March 7, 2023 - Russia-Ukraine news

By Tara Subramaniam, Jack Guy, Adrienne Vogt, Leinz Vales, Mike Hayes and Tori B. Powell, CNN

Updated 12:00 a.m. ET, March 8, 2023
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3:04 p.m. ET, March 7, 2023

Ukraine's top general discussed the situation in Bakhmut with US and NATO military leaders

From CNN's Kostan Nechyporenko and Vasco Cotovio

Ukraine's top military leader, Gen. Valerii Zaluzhnyi, discussed the situation in Bakhmut with US and NATO military leaders, he said in a Telegram post on Tuesday.

“First of all, I informed them about the situation on the battlefield. I focused on the Eastern direction in the most detailed way. In particular, the situation in Bakhmut,” Ukraine's commander-in-chief said. “We discussed the supply of military aid, including weapons and ammunition, in no less detail. The issues of strengthening air defense and providing long-range weapons remain crucial.”

Present in the meeting were Supreme Allied Commander Europe and commander of US European Command general Christopher G. Cavoli, UK Chief of the Defence Staff Admiral Sir Anthony Radakin; Chief of the General Staff of the Polish Armed Forces General Rajmund Andrzejczak and Commander of US of Security Assistance Group–Ukraine Gen.-Lt. Antonio Aguto.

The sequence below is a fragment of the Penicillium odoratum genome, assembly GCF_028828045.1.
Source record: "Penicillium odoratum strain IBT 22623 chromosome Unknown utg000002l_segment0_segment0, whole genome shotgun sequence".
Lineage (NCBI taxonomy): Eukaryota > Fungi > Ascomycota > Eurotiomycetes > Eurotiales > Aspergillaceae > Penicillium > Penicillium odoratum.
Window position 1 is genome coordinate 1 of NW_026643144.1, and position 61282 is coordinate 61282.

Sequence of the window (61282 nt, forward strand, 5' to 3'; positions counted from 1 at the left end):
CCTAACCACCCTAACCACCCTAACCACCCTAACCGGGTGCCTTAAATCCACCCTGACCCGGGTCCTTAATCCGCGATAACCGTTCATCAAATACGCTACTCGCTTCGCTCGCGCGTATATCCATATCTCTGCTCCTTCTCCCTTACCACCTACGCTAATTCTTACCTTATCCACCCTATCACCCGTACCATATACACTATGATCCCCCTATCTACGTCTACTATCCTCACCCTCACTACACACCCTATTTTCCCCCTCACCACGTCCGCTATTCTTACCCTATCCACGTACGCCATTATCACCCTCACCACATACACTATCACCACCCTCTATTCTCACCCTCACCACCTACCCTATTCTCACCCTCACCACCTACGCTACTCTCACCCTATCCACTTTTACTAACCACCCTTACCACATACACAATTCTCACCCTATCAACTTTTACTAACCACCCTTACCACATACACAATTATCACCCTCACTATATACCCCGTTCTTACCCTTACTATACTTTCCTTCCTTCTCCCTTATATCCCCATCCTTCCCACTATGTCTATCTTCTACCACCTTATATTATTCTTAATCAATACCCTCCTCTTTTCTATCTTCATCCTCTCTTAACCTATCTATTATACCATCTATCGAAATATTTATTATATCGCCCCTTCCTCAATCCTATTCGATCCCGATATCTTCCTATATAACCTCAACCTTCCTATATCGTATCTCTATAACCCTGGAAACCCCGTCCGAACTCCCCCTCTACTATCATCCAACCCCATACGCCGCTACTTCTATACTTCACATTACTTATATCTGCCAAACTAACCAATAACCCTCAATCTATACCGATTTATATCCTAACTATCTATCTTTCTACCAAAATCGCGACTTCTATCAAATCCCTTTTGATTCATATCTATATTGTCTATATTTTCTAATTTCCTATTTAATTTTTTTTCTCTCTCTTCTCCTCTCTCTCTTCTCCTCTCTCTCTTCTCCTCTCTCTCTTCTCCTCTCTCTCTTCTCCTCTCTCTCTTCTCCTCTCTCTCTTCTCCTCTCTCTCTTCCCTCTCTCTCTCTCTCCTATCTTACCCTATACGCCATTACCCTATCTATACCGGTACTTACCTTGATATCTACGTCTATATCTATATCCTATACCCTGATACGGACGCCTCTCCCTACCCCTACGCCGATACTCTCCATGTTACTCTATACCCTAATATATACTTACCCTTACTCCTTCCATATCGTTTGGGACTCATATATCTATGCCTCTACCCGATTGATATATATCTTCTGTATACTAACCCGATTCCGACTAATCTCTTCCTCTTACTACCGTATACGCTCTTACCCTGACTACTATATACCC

4:00 p.m. ET, March 7, 2023

Ukrainian government denies involvement in Nord Stream leaks

From CNN's Natasha Bertrand and Kostan Nechyporenko

A senior Ukrainian official denied any involvement from the Ukrainian government in the Nord Stream pipeline leaks in late September 2022, which Western leaders have said were likely the result of sabotage.

"Although I enjoy collecting amusing conspiracy theories about [Ukrainian] government, I have to say: [Ukraine] has nothing to do with the Baltic Sea mishap and has no information about ‘pro-[Ukraine] sabotage groups,'" Mykhailo Podolyak, an adviser to Ukrainian President Volodymyr Zelensky, wrote Tuesday on Twitter